Campus Gießen, TH Mittelhessen, Master Thesis, 2015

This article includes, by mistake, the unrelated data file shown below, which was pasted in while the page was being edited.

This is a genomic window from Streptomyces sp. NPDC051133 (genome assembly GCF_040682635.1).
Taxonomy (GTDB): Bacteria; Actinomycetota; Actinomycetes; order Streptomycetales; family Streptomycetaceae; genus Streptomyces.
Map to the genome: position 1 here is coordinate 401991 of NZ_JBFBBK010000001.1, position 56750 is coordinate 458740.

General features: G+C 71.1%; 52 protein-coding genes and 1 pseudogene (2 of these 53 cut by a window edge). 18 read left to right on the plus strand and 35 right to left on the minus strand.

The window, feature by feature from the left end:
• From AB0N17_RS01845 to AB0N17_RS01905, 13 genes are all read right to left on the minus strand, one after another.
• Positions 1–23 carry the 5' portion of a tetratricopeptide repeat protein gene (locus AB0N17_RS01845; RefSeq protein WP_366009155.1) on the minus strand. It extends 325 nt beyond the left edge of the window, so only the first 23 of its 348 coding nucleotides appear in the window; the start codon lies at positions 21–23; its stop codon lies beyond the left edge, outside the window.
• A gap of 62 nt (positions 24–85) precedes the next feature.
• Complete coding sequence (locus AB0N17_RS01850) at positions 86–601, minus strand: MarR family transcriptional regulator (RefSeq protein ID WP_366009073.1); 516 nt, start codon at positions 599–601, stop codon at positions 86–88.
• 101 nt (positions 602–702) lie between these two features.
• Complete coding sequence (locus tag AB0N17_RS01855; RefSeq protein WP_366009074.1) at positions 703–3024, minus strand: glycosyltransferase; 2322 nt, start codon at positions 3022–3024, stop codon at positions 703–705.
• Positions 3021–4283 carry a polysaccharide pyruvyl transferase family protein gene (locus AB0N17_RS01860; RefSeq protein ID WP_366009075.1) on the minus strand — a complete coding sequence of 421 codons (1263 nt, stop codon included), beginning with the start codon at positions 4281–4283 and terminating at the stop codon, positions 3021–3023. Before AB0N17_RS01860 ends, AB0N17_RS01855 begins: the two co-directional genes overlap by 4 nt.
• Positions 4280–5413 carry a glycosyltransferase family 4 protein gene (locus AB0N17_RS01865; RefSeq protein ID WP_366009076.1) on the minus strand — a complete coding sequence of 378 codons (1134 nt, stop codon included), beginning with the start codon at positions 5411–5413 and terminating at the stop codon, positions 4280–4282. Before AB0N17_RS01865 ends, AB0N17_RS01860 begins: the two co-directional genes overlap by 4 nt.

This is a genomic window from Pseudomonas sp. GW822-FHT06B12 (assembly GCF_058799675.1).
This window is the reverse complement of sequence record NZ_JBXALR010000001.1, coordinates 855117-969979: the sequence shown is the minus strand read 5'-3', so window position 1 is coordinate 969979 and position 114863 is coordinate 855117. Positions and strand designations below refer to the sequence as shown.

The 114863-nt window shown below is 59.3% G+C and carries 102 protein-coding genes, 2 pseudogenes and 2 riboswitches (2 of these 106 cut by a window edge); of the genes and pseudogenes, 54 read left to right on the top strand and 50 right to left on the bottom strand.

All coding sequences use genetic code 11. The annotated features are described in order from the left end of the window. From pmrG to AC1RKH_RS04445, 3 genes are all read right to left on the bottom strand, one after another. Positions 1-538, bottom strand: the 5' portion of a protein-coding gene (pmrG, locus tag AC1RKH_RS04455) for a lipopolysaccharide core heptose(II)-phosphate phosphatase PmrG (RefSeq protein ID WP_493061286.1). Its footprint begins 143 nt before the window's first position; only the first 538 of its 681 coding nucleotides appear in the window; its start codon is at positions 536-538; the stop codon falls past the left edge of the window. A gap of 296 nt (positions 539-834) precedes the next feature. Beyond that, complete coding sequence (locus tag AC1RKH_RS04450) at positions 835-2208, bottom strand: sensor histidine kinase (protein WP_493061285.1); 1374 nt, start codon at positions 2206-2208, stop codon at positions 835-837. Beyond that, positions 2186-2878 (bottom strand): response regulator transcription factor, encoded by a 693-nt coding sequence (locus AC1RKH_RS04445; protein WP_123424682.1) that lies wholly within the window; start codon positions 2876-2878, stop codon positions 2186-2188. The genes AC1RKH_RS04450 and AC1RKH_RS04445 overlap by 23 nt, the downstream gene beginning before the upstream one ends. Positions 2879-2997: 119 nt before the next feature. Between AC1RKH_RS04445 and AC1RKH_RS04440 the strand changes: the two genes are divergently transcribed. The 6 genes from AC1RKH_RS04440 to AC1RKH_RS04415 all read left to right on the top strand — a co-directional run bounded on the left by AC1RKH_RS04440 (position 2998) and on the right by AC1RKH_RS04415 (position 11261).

The constant improvements of remote-sensing technologies along with the emergence of new technologies to gather geo-related information has led to an exponential growth of geospatial data along with the range of potential applications, during the last decades. New technologies are required to target the challenges which arise not only from the variety but more importantly from the volume of so called Big Data. This thesis presents a modular and flexible software architecture, which aims to address these issues through the rule-based generation of dynamic process chains in respect to properties such as type and volume of data and an efficient utilisation of the available processing infrastructure. The use of an abstract workflow model enables the definition of processing steps in a concise and comprehensible manner without the need to consider the efficient execution. After the exploration and evaluation of related solutions a precise analysis of the context is carried out. This way, all interacting systems and data sources are identified and considered during the following design of the architecture. Furthermore, the requirements and quality goals such as high-availability and scalability are pointed out. To proof the feasibility of the technology-independent architecture, a prototypical implementation is presented which can be also used as a groundwork for further developments. Finally, real-world scenarios are used to show how such a system behaves in conditions simulating the practical use, which allows a discussion about strengths and weaknesses of this approach.